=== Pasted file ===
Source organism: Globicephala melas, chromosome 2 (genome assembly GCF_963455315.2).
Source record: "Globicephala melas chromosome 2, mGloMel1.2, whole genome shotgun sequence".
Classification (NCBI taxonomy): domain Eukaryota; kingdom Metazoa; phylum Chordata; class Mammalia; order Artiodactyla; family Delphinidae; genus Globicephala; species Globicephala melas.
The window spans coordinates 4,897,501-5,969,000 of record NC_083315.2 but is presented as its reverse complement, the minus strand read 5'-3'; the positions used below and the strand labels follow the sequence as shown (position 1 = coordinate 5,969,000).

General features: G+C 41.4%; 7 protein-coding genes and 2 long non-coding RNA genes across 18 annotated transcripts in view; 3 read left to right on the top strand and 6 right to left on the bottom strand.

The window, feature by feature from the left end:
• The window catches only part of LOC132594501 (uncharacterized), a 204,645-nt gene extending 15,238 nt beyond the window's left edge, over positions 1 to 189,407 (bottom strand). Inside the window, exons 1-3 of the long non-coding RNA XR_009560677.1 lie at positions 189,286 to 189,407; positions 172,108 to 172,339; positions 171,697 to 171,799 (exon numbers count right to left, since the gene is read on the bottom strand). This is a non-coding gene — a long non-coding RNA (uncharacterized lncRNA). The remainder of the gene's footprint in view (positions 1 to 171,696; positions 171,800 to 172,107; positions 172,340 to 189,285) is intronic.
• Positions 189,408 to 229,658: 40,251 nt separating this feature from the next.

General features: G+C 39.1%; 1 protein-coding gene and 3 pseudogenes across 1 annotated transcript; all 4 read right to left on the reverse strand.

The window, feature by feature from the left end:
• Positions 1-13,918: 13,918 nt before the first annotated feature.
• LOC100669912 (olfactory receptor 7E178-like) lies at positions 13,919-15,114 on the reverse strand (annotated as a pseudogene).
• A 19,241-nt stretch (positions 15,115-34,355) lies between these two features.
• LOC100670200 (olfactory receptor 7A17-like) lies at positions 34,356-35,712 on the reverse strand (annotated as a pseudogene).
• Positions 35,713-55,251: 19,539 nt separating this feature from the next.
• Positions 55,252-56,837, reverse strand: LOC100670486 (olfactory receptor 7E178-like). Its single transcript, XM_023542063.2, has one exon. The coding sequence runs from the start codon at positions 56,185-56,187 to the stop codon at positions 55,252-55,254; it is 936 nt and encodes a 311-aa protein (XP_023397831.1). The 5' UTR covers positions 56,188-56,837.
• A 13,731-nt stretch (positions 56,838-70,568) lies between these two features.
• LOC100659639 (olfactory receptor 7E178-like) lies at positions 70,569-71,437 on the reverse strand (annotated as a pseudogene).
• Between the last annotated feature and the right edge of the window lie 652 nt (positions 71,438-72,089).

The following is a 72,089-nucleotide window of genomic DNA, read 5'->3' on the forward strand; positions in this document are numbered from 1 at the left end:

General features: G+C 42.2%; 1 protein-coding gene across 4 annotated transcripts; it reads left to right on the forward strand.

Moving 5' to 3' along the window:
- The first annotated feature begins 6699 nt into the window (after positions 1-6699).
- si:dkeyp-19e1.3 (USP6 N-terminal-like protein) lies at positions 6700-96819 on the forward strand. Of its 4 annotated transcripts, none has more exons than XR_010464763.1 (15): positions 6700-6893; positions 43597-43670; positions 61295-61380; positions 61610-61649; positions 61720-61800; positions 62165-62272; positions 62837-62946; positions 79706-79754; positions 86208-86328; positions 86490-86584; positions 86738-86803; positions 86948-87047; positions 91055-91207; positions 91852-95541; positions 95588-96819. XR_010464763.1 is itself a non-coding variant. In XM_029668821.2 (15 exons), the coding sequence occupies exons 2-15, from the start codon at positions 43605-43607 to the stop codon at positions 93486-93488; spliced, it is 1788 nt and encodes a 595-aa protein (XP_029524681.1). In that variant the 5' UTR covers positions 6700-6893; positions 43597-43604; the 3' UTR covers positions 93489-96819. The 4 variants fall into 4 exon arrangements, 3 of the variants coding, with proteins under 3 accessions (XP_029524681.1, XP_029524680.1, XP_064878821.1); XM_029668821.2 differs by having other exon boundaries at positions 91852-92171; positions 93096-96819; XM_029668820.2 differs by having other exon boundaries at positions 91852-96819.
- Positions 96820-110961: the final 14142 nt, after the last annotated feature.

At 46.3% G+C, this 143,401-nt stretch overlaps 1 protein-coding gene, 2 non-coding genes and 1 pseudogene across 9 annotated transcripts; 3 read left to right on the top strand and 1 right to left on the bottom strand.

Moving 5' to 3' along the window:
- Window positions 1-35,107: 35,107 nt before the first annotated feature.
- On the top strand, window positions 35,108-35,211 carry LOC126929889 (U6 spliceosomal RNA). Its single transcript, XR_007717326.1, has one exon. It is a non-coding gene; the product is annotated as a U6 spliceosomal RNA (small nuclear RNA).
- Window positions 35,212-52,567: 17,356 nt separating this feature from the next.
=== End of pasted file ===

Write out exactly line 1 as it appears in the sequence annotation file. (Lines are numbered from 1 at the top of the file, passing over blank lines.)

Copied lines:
Source organism: Globicephala melas, chromosome 2 (genome assembly GCF_963455315.2).